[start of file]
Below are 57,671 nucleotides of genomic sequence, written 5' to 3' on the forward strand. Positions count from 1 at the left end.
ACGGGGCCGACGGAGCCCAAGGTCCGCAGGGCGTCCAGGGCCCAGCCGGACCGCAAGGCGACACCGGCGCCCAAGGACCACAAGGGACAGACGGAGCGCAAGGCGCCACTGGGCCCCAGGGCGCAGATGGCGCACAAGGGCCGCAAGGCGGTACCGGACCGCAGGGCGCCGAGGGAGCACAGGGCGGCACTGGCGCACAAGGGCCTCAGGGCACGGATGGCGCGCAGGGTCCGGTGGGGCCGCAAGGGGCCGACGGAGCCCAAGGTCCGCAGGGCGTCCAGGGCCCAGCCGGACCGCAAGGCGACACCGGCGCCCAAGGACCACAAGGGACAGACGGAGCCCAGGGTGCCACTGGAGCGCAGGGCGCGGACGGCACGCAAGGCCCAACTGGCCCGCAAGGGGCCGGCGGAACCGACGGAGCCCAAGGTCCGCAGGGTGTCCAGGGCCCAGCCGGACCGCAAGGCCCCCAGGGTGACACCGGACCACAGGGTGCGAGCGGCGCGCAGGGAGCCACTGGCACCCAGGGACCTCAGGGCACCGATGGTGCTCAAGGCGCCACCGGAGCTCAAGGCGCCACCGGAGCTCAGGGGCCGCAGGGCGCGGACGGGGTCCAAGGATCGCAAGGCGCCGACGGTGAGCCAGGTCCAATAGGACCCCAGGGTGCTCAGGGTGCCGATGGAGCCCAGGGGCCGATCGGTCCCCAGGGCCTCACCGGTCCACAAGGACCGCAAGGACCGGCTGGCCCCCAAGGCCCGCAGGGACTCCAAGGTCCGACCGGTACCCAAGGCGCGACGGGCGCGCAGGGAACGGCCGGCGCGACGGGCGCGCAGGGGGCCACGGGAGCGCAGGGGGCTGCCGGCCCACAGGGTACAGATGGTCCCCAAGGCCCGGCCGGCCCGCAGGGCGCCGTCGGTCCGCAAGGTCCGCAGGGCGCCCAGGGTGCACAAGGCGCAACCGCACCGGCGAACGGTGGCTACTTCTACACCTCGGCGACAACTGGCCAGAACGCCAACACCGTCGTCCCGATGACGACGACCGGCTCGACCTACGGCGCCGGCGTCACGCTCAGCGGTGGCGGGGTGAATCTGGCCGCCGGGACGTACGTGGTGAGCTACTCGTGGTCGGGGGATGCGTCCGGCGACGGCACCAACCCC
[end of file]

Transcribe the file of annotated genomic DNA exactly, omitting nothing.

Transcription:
Below are 57,671 nucleotides of genomic sequence, written 5' to 3' on the forward strand. Positions count from 1 at the left end.
ACGGGGCCGACGGAGCCCAAGGTCCGCAGGGCGTCCAGGGCCCAGCCGGACCGCAAGGCGACACCGGCGCCCAAGGACCACAAGGGACAGACGGAGCGCAAGGCGCCACTGGGCCCCAGGGCGCAGATGGCGCACAAGGGCCGCAAGGCGGTACCGGACCGCAGGGCGCCGAGGGAGCACAGGGCGGCACTGGCGCACAAGGGCCTCAGGGCACGGATGGCGCGCAGGGTCCGGTGGGGCCGCAAGGGGCCGACGGAGCCCAAGGTCCGCAGGGCGTCCAGGGCCCAGCCGGACCGCAAGGCGACACCGGCGCCCAAGGACCACAAGGGACAGACGGAGCCCAGGGTGCCACTGGAGCGCAGGGCGCGGACGGCACGCAAGGCCCAACTGGCCCGCAAGGGGCCGGCGGAACCGACGGAGCCCAAGGTCCGCAGGGTGTCCAGGGCCCAGCCGGACCGCAAGGCCCCCAGGGTGACACCGGACCACAGGGTGCGAGCGGCGCGCAGGGAGCCACTGGCACCCAGGGACCTCAGGGCACCGATGGTGCTCAAGGCGCCACCGGAGCTCAAGGCGCCACCGGAGCTCAGGGGCCGCAGGGCGCGGACGGGGTCCAAGGATCGCAAGGCGCCGACGGTGAGCCAGGTCCAATAGGACCCCAGGGTGCTCAGGGTGCCGATGGAGCCCAGGGGCCGATCGGTCCCCAGGGCCTCACCGGTCCACAAGGACCGCAAGGACCGGCTGGCCCCCAAGGCCCGCAGGGACTCCAAGGTCCGACCGGTACCCAAGGCGCGACGGGCGCGCAGGGAACGGCCGGCGCGACGGGCGCGCAGGGGGCCACGGGAGCGCAGGGGGCTGCCGGCCCACAGGGTACAGATGGTCCCCAAGGCCCGGCCGGCCCGCAGGGCGCCGTCGGTCCGCAAGGTCCGCAGGGCGCCCAGGGTGCACAAGGCGCAACCGCACCGGCGAACGGTGGCTACTTCTACACCTCGGCGACAACTGGCCAGAACGCCAACACCGTCGTCCCGATGACGACGACCGGCTCGACCTACGGCGCCGGCGTCACGCTCAGCGGTGGCGGGGTGAATCTGGCCGCCGGGACGTACGTGGTGAGCTACTCGTGGTCGGGGGATGCGTCCGGCGACGGCACCAACCCC